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Likely Matchwinners

A look at potential stars from the South African, English, Australian, Kiwi and Zimbabwe teams

Likely Matchwinners
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Teamwork is a vital ingredient for success in any competitive sport. All players need to realise and accept their responsibility and to accept the challenges offered them when playing sport at a representative level.

When players complement each other by doing their jobs to the very best of their ability and understanding not only the expectations placed on themselves but also the roles and responsibilities of their team-mates, the team will be well on the way to success. Individuals, however, can still show their flair, talent or skill and be recognised as having made a significant contribution to the team's victory.

Australia have a very well-balanced team, which contains a number of players, all match winning individuals. The three W's—Steve Waugh, Mark Waugh and Shane Warne—are all exciting players, but what about Michael Slater, Mark Taylor, Craig McDermott, Ian Healy or David Boon who have produced magnificent performances over the years?

New Zealand have potential match winners in Martin Crowe and Chris Cairns while young players like Nathan Astle and Stephen Fleming have some real talent.

England have the steadiness of Mike Atherton and the skills of Graeme Hick, with Dominic Cork emerging as a useful all-rounder.

South Africa have the gusty Gary Kirsten and the explosive pace attack of Alan Donald and Brett Schultz and the accuracy of Fanie De Villiers.

Zimbabwe could rise to the challenge through the experience of the Flower brothers, Andy and Grant, while their pace bowler, Heath Street has made quite an impact on world cricket.

On taking a closer look at these players, it is Australia which stand out for having produced so many quality players over many years.

There is no finer example than Shane Warne, who is a bowler of immense talent and possibly the number one bowler in world cricket today. There is an air of expectancy when he is tossed the ball and, invariably, he responds. Warne has developed some wonderful skills and it is interesting to watch his mannerisms.

My team would like to have the services of Mark Waugh. He bats beautifully at number three, his bowling is more than useful and he is an outstanding fielder.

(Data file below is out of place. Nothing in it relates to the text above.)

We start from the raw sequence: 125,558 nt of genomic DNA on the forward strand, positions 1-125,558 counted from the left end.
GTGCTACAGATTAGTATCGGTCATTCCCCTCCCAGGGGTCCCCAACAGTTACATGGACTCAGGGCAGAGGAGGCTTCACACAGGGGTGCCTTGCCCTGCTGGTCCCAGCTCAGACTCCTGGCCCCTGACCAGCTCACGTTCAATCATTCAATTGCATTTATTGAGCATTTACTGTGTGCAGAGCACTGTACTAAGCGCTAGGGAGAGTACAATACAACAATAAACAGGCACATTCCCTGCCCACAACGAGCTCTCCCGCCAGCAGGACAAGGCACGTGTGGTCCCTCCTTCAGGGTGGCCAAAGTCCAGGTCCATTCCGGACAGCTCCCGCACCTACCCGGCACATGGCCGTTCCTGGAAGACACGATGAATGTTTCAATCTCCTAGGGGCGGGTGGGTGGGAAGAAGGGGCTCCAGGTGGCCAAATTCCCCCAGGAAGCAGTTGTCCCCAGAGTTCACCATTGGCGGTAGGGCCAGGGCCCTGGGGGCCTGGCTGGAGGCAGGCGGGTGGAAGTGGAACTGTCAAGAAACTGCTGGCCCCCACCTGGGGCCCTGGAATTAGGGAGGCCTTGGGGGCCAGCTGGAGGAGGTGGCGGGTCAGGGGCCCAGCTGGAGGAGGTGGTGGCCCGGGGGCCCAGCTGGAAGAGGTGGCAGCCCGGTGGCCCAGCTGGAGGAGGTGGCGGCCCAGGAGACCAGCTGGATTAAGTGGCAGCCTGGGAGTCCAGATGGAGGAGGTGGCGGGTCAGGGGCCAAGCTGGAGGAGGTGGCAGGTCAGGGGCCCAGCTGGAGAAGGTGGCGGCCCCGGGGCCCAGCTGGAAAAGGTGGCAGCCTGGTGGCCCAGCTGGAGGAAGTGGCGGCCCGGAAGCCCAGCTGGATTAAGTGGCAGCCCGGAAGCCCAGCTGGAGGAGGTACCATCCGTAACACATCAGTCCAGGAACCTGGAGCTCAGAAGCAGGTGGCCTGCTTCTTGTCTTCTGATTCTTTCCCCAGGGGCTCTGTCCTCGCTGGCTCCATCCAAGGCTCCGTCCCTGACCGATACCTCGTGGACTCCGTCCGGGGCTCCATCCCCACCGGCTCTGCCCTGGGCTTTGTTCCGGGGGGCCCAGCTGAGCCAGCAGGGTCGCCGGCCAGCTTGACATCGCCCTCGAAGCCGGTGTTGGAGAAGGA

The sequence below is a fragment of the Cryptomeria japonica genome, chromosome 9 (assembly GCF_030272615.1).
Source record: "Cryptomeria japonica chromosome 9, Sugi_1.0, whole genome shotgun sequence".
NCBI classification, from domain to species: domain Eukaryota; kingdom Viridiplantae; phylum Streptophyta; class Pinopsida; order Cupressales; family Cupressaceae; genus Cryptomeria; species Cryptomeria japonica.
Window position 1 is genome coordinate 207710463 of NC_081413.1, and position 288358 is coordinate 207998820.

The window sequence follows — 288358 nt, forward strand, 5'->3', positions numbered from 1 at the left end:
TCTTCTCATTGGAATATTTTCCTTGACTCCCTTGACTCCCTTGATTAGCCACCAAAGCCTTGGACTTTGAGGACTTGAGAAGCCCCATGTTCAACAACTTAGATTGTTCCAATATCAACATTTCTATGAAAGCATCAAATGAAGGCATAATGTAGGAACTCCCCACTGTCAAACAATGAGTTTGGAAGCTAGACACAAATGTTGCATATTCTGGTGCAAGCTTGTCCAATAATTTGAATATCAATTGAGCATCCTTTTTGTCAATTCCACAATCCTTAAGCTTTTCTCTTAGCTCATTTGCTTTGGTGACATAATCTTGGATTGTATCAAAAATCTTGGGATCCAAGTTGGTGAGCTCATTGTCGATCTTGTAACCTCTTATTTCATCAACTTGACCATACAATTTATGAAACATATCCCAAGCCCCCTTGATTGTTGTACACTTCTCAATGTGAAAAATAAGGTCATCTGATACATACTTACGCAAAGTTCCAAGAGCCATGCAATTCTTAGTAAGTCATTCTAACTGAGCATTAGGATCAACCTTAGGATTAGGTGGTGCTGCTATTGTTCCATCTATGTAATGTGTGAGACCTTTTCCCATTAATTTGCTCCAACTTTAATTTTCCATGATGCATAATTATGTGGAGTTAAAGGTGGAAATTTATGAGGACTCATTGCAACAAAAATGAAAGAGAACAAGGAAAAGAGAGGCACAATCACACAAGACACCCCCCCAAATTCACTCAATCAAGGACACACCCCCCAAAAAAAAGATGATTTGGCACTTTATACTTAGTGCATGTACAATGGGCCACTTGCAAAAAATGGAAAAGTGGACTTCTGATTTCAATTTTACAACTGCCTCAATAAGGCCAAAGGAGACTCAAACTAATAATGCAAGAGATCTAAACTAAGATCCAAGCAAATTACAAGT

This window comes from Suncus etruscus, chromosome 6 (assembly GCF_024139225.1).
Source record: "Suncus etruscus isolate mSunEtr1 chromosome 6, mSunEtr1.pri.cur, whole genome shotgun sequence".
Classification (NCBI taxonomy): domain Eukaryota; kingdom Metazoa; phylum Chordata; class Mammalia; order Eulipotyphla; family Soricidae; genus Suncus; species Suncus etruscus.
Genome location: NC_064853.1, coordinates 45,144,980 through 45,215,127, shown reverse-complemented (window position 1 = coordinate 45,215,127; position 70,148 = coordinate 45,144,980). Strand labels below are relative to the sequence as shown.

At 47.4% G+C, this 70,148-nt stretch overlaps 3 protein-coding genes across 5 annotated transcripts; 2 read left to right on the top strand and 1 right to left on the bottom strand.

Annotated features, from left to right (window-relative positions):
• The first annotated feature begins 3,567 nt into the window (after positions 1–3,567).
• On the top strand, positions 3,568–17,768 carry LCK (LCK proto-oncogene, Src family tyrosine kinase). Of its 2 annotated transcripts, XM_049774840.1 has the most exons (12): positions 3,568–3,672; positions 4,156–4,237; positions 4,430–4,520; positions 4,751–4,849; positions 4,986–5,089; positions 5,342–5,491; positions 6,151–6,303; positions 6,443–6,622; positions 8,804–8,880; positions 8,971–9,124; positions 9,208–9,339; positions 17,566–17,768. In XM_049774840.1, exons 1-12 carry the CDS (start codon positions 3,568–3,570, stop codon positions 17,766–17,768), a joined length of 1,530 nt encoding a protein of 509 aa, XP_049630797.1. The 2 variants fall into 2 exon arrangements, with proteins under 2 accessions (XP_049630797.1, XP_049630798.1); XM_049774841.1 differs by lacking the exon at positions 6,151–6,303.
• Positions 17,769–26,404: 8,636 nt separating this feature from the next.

New Zealand's Chris Cairns and Stephen Fleming are very inexperienced by world standards at this level, with neither having yet played 40 one-day international matches. However, they both have the potential to be great players. Cairns burst onto the scene in 1990 and although he has been a match winner for New Zealand since then, he has been unable to cement a regular place in the team until this season. Cairns has the ability to be an explosive batsman. In 1995, he produced a match-winning performance when he scored 103 against India in India.

 David Gower always impressed me with his grace, elegance and timing as a batsman. Fleming has those rare qualities, although he hasn't shown the consistency needed at this level.

 We haven't seen much of Derbyshire's all-rounder, Dominic Cork, but he made a big impact against the West Indies in England in 1995, being named England's player of the series.

Hick has been something of an enigma in English and international cricket. His obvious talent and skill are there to see year after year as he has dominated the country scene. He has played some of the best attacks in the world but at the highest level he has appeared to lack confidence and consistency.

One-day cricket is about keeping the opposition's runs to an absolute minimum. South Africa's Fanie De Villiers is the only bowler in world cricket today who has the economy rate of around 3 runs per over. He is a wonderful bowler who can always be relied upon to bowl with a thoughtful and consistent line and length. If he is bowled for 10 overs and has figures of 0-30, he has done a fantastic job of containment

 Zimbabwe may not rate highly as a top side in this competition, but they are likely to cause an upset somewhere along the line. They may not have too many known fancied players in their lineup. However, some Zimbabwe players have still managed to impress even with the limited amount of cricket they get. Of the nine major cricket-playing nations, they are the least experienced at both Test and one-day levels. But two of their players, Andy and Grant Flower, will be determined to prove a point and show that they can be competitive. Andy captained Zimbabwe when they beat Pakistan in their first-ever cricket Test match. To say that he is versatile—he is a left handed batsman, wicket keeper and off-spin bowler—hardly seems to do him justice.

Brother Grant is a right-handed batsman and left-arm slow bowler who has the highest score of 84 not out and best bowling figures of 3-15. Last season he scored Zimbabwe's first double Test century with a score of 201 not out.

Zimbabwe's right-arm, medium fast bowler, 20-year-old Heath Streak, had an outstanding last season when he took 22 Test wickets at 12.77. He played for Hampshire in English county cricket and picked up a further 50 first class wickets. At such a young age, he is obviously still very inexperienced at an international level. But he has all the hallmarks of a top-class performer.

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